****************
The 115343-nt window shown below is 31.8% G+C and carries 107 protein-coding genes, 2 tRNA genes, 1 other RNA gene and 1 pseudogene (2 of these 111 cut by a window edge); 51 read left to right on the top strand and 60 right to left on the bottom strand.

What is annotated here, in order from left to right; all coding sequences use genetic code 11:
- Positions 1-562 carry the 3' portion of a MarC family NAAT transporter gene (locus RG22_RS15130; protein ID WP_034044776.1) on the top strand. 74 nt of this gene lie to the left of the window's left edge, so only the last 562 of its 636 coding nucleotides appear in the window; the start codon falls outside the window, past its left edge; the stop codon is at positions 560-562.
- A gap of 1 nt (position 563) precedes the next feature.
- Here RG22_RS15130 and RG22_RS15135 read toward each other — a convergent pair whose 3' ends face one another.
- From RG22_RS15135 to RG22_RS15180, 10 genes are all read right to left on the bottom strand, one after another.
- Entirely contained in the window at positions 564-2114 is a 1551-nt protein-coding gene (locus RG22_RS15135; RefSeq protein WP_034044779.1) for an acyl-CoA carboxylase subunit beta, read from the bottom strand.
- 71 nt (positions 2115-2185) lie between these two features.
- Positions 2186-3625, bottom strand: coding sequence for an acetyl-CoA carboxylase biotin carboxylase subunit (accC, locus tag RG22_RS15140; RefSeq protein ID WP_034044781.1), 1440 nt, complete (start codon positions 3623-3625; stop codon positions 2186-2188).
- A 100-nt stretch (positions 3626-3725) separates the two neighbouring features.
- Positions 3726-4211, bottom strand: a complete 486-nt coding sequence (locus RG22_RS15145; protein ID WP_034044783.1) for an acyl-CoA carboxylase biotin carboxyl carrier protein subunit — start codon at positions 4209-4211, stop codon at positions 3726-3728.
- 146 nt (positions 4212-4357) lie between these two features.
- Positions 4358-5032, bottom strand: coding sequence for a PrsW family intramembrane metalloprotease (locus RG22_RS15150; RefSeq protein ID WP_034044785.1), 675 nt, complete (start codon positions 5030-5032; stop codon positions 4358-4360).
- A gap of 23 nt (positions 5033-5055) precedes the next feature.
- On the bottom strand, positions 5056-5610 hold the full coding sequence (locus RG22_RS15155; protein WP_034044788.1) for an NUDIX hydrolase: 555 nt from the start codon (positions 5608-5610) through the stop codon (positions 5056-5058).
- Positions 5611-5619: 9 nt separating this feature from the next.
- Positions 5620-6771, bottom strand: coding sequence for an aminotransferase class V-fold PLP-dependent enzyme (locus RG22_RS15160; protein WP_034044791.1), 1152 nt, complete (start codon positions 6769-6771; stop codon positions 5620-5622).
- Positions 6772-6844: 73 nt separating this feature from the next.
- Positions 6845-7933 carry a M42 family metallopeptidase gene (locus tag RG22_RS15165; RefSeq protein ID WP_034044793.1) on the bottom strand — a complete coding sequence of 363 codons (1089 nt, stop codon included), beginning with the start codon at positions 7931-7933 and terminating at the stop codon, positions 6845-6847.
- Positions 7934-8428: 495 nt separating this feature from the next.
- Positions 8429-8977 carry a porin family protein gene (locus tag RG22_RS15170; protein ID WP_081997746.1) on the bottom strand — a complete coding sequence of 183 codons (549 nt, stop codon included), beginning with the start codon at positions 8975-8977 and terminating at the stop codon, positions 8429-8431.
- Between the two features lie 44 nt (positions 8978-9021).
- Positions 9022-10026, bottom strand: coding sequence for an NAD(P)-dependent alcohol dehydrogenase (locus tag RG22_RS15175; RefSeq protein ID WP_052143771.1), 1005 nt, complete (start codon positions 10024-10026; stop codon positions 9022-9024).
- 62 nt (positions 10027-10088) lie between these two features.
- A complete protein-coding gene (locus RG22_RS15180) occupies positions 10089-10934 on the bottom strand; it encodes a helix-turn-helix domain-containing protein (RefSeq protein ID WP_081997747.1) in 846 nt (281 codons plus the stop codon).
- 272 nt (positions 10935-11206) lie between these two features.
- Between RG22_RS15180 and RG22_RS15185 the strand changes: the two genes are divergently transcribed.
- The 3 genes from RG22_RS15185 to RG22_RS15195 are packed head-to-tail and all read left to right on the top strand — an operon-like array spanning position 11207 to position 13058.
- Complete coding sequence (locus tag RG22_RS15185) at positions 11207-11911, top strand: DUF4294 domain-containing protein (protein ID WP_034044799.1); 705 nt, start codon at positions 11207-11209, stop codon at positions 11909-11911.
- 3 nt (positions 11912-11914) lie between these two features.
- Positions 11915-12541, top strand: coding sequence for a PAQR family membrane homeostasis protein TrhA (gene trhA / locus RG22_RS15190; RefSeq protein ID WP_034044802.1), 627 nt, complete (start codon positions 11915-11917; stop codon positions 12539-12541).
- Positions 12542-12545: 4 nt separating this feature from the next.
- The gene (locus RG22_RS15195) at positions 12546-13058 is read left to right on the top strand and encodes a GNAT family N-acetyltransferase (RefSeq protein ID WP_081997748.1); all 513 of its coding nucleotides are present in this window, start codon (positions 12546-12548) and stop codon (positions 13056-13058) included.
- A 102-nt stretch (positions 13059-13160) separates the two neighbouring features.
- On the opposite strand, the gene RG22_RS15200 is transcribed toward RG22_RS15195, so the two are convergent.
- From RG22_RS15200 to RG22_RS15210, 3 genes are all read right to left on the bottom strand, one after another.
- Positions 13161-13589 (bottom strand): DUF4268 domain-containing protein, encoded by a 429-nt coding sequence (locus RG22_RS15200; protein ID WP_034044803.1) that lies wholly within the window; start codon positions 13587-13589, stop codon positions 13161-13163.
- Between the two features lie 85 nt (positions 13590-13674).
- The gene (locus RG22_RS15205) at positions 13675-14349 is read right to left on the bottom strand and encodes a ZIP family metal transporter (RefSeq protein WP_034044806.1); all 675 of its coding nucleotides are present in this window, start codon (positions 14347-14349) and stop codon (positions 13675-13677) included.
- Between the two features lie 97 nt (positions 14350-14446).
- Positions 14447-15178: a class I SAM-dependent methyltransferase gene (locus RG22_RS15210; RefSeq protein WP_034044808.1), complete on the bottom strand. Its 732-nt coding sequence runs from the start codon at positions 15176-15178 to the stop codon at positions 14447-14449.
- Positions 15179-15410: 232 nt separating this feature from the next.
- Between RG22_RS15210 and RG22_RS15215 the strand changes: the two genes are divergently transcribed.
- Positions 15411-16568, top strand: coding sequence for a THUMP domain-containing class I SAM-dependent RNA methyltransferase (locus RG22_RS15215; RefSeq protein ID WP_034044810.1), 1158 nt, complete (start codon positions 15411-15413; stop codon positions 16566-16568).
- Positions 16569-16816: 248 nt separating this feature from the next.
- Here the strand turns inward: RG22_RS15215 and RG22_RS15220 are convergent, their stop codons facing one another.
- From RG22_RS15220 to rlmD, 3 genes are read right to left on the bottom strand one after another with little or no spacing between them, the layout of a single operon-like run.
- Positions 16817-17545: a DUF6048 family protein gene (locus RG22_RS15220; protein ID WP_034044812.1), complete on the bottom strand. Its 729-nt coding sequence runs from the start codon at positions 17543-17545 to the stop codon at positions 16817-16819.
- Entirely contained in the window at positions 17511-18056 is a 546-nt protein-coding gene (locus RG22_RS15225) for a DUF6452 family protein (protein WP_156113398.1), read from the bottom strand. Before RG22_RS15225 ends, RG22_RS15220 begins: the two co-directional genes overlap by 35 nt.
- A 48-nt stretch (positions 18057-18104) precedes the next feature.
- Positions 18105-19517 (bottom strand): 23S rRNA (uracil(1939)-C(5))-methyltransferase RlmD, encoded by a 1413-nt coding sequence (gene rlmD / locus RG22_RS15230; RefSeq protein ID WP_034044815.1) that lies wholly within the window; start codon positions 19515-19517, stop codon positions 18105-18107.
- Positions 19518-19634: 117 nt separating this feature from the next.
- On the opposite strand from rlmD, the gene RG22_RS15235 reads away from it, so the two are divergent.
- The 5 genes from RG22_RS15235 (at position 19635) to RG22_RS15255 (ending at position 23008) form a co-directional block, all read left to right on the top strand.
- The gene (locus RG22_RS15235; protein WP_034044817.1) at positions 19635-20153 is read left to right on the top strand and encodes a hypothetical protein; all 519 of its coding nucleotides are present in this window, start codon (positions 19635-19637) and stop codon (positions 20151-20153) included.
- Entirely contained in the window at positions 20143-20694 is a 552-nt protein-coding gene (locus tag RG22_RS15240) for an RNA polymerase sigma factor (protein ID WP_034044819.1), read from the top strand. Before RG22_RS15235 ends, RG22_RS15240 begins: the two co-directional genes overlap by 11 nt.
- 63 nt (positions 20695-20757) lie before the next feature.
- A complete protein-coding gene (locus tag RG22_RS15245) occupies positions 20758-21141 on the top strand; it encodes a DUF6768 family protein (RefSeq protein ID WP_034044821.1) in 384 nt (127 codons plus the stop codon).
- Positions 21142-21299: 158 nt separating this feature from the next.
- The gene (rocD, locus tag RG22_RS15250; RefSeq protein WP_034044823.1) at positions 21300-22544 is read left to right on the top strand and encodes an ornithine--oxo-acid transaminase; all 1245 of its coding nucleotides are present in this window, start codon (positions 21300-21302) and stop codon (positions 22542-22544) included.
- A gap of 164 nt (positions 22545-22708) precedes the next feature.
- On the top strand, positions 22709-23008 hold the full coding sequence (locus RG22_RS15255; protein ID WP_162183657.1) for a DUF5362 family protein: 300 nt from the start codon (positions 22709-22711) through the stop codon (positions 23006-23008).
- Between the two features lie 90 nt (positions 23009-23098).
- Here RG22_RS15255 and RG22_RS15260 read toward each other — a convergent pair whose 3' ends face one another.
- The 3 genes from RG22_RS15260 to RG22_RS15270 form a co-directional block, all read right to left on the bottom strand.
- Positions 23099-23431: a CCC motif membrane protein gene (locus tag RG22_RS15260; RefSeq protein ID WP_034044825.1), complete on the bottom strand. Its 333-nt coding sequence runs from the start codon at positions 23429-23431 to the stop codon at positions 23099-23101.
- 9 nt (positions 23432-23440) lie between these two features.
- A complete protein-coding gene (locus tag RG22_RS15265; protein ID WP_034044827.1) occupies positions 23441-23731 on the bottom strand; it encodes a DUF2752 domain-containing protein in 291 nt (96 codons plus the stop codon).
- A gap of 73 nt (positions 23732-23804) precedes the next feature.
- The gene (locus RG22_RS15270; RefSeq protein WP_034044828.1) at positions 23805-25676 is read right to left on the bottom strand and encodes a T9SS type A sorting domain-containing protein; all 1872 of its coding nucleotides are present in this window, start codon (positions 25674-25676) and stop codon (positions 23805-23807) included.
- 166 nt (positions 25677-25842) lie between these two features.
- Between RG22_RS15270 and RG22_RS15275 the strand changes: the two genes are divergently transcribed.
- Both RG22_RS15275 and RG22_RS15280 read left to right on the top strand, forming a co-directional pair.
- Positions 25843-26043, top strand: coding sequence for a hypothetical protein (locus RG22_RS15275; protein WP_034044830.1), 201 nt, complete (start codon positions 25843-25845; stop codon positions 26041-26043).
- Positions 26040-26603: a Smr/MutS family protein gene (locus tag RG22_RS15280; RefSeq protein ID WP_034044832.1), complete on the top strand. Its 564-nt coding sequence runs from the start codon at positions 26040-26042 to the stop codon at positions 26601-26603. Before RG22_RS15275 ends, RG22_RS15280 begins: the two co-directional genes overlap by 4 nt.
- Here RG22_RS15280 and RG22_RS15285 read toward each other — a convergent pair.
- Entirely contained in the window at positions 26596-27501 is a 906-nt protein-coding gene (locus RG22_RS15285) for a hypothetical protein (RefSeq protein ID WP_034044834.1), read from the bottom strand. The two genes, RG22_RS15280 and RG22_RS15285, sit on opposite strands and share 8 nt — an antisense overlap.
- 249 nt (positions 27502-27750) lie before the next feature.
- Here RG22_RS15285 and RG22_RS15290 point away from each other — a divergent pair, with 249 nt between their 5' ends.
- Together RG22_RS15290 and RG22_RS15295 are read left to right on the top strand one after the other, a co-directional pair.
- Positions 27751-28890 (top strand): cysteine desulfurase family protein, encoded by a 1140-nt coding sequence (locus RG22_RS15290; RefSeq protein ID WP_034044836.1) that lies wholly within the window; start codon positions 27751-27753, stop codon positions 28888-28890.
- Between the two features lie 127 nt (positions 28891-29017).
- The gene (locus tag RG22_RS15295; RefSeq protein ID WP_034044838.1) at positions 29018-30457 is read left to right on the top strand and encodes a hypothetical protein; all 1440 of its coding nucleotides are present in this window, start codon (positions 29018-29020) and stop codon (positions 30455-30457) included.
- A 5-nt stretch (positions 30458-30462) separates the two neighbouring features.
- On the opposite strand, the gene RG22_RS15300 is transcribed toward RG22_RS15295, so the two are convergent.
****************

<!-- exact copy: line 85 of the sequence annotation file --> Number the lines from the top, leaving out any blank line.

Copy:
- On the opposite strand, the gene RG22_RS15300 is transcribed toward RG22_RS15295, so the two are convergent.